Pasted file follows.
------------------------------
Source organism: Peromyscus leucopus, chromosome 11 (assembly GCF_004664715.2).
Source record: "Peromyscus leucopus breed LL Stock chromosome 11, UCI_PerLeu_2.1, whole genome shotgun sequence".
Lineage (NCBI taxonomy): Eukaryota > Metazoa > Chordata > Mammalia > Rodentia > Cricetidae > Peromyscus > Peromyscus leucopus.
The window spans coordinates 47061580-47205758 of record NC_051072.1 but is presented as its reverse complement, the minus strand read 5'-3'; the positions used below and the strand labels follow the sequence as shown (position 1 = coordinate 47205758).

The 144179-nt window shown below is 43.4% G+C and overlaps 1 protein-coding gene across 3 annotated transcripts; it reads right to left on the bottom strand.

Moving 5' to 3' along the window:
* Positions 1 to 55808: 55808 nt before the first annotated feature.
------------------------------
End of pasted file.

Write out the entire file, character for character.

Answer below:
Source organism: Peromyscus leucopus, chromosome 11 (assembly GCF_004664715.2).
Source record: "Peromyscus leucopus breed LL Stock chromosome 11, UCI_PerLeu_2.1, whole genome shotgun sequence".
Lineage (NCBI taxonomy): Eukaryota > Metazoa > Chordata > Mammalia > Rodentia > Cricetidae > Peromyscus > Peromyscus leucopus.
The window spans coordinates 47061580-47205758 of record NC_051072.1 but is presented as its reverse complement, the minus strand read 5'-3'; the positions used below and the strand labels follow the sequence as shown (position 1 = coordinate 47205758).

The 144179-nt window shown below is 43.4% G+C and overlaps 1 protein-coding gene across 3 annotated transcripts; it reads right to left on the bottom strand.

Moving 5' to 3' along the window:
* Positions 1 to 55808: 55808 nt before the first annotated feature.